The Iowa Supreme Court was recently confronted with the question of whether, under Iowa law, a commercial general liability insurance policy purchased by an employer, which included its employees as insureds, could provide insurance coverage for a claim of gross negligence brought by an employee against a co-employee. The Iowa Supreme Court held that under Iowa law, insurance coverage could exist under the insurance policy involved for that claim. The insurance company had brought a declaratory judgment action against the plaintiffs, including the family and estate of the employee who had died in the accident. The insurance company asserted that the degree of intentionality required in establishing a claim of gross negligence under Iowa law was inherently inconsistent with the definition of an “occurrence” under the insurance policy which required that the negligence involved be an “accident.” The insurance company argued the high standard of intentional conduct and knowledge required to establish gross negligence under Iowa law had to, therefore, mean that the act of the co-employee was not an accident and, tus, not an occurrence thereby precluding coverage under the insurance policy.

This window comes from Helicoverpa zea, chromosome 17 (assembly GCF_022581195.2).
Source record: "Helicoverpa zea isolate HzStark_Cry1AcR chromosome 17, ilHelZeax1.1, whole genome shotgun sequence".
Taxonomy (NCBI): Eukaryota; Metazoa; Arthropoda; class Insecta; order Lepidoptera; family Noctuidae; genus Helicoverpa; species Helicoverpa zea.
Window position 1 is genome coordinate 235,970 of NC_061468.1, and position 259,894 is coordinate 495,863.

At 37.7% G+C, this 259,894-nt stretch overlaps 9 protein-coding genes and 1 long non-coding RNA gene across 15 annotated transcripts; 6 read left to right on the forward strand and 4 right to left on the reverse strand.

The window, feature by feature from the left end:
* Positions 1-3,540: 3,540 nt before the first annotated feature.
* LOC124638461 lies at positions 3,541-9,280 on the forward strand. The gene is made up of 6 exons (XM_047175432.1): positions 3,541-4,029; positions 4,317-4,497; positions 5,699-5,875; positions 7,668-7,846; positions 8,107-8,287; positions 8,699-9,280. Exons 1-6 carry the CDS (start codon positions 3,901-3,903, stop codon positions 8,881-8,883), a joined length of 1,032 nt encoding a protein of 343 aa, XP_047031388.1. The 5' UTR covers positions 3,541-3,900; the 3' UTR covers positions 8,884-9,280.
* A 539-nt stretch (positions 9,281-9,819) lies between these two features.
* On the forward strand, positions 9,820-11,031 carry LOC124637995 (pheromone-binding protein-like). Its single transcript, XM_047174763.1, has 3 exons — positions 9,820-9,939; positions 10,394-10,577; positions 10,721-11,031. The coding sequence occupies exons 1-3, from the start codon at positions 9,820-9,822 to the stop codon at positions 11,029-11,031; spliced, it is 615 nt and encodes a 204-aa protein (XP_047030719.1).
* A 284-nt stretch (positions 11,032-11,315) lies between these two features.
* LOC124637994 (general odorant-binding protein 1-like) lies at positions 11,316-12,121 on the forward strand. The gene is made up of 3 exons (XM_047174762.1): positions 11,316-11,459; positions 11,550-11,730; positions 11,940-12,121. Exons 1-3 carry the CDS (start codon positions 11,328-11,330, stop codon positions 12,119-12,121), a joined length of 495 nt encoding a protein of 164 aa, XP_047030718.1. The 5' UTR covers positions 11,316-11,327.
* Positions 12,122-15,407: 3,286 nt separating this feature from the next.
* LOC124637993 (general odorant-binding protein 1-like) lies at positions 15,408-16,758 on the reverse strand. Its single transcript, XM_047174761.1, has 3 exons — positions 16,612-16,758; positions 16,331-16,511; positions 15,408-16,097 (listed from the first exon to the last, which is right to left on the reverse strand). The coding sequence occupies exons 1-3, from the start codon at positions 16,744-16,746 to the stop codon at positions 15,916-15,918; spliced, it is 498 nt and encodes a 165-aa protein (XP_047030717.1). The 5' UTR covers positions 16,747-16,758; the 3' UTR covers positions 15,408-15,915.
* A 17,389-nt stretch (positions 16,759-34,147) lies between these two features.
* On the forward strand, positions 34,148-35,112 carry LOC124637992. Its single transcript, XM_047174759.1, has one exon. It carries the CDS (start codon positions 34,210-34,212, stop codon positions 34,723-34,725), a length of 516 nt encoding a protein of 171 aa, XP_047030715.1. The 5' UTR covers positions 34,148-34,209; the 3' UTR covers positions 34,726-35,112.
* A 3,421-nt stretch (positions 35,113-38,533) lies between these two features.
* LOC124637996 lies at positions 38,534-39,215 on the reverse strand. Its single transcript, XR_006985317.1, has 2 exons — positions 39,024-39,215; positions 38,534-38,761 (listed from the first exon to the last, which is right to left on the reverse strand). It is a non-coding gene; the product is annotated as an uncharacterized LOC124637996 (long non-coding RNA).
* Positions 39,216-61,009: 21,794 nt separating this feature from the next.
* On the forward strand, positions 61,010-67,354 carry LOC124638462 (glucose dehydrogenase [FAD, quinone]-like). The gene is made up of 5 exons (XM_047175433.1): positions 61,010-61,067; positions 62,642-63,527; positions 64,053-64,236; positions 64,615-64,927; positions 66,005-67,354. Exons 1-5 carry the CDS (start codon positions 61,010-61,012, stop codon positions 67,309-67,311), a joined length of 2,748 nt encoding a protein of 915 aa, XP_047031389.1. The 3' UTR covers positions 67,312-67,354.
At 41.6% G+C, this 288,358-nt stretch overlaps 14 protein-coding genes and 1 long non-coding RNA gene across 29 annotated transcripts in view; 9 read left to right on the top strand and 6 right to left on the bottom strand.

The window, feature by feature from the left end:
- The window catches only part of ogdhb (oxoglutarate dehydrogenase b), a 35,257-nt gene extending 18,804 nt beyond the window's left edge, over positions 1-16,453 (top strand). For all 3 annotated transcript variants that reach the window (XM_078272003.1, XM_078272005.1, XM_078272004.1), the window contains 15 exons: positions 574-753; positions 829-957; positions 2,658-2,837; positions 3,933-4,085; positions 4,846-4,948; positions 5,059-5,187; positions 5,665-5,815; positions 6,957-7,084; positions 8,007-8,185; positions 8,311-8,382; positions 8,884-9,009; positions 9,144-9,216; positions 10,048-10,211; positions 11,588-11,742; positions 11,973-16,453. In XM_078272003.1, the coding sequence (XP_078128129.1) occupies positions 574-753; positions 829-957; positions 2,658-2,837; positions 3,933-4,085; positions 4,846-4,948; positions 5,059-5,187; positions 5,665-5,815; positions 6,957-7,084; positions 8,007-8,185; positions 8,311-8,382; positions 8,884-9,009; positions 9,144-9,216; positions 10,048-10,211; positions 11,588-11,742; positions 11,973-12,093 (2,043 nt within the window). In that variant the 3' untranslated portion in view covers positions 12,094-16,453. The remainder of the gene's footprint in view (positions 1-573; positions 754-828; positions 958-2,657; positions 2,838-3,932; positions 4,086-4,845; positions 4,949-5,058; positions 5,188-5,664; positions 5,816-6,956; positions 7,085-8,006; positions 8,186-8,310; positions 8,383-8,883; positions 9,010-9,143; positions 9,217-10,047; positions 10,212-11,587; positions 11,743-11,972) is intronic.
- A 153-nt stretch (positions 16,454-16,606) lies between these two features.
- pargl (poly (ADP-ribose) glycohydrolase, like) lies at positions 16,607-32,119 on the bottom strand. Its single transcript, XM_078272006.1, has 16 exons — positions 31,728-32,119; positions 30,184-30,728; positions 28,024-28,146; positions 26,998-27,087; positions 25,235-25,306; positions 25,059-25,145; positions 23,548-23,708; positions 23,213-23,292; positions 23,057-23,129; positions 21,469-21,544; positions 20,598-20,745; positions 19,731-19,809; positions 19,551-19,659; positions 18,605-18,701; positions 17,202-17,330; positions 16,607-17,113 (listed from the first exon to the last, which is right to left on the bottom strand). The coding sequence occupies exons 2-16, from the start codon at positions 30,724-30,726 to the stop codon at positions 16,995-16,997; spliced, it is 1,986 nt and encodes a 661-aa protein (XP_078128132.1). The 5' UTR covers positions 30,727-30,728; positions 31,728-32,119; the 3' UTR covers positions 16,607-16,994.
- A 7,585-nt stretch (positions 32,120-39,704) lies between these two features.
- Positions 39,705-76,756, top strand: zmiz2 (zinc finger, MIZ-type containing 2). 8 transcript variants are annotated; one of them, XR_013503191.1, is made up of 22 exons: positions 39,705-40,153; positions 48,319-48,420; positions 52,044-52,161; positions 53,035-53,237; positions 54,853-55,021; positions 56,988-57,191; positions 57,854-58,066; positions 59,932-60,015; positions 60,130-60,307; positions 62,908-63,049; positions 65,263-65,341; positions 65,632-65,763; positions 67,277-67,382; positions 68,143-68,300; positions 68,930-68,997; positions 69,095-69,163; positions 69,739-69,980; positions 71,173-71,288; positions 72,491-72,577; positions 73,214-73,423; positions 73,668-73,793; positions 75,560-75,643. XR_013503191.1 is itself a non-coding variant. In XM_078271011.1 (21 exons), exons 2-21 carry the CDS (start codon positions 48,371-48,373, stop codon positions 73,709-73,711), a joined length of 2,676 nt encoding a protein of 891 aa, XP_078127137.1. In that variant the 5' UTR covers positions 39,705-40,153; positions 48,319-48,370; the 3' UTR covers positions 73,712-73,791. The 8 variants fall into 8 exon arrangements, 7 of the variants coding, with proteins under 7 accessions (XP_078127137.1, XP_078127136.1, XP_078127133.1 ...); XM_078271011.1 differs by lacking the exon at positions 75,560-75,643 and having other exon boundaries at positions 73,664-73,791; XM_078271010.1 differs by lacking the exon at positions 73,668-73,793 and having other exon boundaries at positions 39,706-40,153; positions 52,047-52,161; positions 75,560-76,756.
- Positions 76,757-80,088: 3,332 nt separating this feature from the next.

The Iowa Supreme Court began by examining Iowa’s standards for a gross negligence claim against a co-employee. Normally, under Iowa’s workers’ compensation statute found at Iowa Code Chapter 85, an injury or death arising out of employment may only be compensated under workers’ compensation and precludes a claim against the employer, and only allows a lawsuit to be brought against a co-employee where the co-employee was grossly negligent. The Iowa Supreme Court analyzed the Iowa decisions assessing the standard of gross negligence and in particular the required element of proving that a co-employee had knowledge that an injury was probable as opposed to possible and engaged in a conscious failure to avoid that peril. The Court found that the co-employee must engage in gross negligence amounting to wanton neglect for the safety of another, but that wantonness is less blameworthy than an intentional act. The Iowa Supreme Court found coverage may exist under a commercial general liability insurance policy because it is possible a factfinder could conclude that a co-employee “acted without intent to harm and with the expectation that an injury was more likely than not, but not with the expectation that the injury was highly likely or substantially certain to result. In other words, some, but not all, acts of gross negligence may not be accidents.” The Iowa Supreme Court reversed the district court’s granting of summary judgment to the insurer, requiring a trial to resolve the factual issue noted above.

The case at issue is T.H.E. Insurance Company v. Glen and Estate of Booher, et al., and was decided on June 5, 2020. A copy of that decision is linked here.